• ErrorLog and CustomLog: Defines where to save successful connection logs and error logs for this site.
    • Use specific names to define error logs so that if there are any issues specific to the site, it gets detected effortlessly.

Then, you’ll add a new Directory block that informs Apache what to do with the Roundcube directory. The Directory consists of two words, where the first word in each line is the configuration name followed by the actual configuration options.

  • Options -Indexes: Informs Apache to display a warning if it finds an index.html or index.php file missing. By default, it displays the contents of the directory.
  • AllowOverride All: Informs Apache that if a local .htaccess file is detected, it must override the global settings.
  • Order allow,deny: Instructs Apache to match the client’s access to the site and deny the unmatched ones.
  • allow from all: Defines the type of allowed clients.

Once you’ve made these changes, you will see the file like:

Save all the changes and close the file. Now, let’s request Apache to stop hosting the default site:

After that, we’ll instruct Apache to start hosting the Roundcube site instead. When enabling the site, don’t include the .conf  because the a2ensite requires the filename with no extension:

Next, turn ON the mod_rewrite Apache module:

Finally, restart Apache to enable Roundcube installation accessibility:

In the last step, we need to configure the database, so Roundcube can store and manage its app-specific data.

Step 4: MySQL Setup and Configuration

Try accessing your server using the IP address or domain name. You’ll see a configuration error appearing on the page. Here, Roundcube checks for a file generated during the configuration setup, but our configuration setup is incomplete. Before we set up our configuration, let’s make our database ready.

  1. Connect to MySQL: Let’s connect to the MySQL interactive shell using the username and password:
    Once you hit the above command, you’ll be asked to authenticate yourself with the root password that you have created while installing MySQL.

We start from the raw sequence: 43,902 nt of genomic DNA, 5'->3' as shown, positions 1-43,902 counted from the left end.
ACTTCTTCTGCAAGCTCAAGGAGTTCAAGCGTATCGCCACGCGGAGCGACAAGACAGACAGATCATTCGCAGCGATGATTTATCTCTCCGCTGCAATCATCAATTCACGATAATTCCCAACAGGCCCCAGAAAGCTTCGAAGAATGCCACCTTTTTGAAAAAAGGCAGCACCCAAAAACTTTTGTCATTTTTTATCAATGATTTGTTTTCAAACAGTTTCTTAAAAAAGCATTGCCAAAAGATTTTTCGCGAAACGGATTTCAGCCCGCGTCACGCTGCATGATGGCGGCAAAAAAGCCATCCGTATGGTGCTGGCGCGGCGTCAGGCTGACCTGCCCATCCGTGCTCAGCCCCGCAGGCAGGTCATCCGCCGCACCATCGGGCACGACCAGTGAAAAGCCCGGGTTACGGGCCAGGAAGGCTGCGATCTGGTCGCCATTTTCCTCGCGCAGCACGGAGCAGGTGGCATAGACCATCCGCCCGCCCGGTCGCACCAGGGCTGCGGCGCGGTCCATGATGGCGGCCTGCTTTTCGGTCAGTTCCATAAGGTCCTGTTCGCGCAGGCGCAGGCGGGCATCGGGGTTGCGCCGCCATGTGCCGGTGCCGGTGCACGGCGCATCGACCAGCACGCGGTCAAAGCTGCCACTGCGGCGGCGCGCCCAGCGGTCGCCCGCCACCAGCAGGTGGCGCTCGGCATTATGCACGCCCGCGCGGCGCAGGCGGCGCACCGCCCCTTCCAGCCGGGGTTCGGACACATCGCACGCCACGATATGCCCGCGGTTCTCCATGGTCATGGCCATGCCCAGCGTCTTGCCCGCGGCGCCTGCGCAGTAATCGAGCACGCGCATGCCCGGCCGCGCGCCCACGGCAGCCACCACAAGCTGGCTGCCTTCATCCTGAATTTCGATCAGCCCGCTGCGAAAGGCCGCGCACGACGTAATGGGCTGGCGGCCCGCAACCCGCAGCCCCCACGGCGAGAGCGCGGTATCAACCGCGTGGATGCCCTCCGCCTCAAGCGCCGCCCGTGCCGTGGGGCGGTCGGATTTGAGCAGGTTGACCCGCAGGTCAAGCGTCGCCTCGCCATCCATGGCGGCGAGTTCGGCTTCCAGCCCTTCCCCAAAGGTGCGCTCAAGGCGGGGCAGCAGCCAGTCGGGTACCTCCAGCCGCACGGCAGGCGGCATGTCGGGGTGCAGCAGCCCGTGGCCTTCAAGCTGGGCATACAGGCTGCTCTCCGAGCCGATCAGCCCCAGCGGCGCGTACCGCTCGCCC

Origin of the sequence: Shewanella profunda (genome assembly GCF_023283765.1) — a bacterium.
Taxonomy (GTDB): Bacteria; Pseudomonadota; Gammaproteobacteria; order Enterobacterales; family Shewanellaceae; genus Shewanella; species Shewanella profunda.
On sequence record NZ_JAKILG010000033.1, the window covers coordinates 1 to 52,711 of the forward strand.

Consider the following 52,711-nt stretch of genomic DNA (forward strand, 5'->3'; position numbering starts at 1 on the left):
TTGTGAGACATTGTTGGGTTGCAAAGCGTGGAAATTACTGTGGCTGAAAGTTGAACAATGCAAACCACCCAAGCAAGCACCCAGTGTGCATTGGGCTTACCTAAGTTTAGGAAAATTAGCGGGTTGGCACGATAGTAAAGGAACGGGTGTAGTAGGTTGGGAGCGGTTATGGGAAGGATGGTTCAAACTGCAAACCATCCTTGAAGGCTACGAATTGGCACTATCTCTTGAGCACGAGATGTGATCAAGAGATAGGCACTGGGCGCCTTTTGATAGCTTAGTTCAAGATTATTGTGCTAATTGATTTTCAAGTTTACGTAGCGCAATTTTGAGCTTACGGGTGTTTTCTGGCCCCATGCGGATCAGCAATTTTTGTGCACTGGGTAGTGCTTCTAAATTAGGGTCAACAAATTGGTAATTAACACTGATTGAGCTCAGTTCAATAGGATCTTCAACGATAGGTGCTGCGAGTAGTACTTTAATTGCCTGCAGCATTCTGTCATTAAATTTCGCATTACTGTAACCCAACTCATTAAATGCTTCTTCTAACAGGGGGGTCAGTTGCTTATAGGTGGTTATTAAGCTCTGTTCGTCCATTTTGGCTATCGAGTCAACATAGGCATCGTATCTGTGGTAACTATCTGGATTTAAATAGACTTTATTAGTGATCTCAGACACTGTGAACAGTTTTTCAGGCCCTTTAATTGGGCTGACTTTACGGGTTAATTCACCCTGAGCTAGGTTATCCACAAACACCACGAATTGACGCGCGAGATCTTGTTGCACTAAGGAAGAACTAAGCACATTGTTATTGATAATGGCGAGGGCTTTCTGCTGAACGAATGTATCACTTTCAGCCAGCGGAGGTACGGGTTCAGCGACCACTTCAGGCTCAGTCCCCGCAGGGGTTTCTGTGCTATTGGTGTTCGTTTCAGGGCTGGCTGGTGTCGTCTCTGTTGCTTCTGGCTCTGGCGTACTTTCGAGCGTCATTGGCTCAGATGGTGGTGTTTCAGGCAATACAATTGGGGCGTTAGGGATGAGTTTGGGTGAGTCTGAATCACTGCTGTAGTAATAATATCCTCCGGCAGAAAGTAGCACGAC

2. Create Database and User: Now that you are successfully logged in, let’s create a database and a database user. After that, we’ll allow user permissions to execute commands on our new database.
  3. Create the Database: Use the following command to create a database called roundcubemail. Next, provide database options like the character set to use utf8:
    MySQL offers robust security and advanced safety. It defines a user by name and the source of connection. The above command creates a user called roundcube and defines the user to connect from localhost.
  4. Rename the Database: Let’s rename the user and modify our password:
  5. Set Permissions: Allow roundcube users all permissions on the roundcubemail database and tables:
    Save your changes and exit from the MySQL interactive shell:

Our next step is to set up the database structure that helps Roundcube save all information. Roundcube comes with a database file that sets up the data automatically, which would require strenuous efforts to configure manually.

Using the following command, MySQL will use our newly created user to read in a file /var/www/roundcube/SQL/mysql.initial.sql. Also, it will apply the configuration to the database roundcubemail:

Now, you will be asked to enter the roundcube user’s password. Our database setup prepares Roundcube’s use and allows us to verify the right permissions. If all the steps were successfully done, there’ll be no feedback and then you will come back at your command prompt. In the next step, we’ll tell Roundcube our email settings and complete the installation.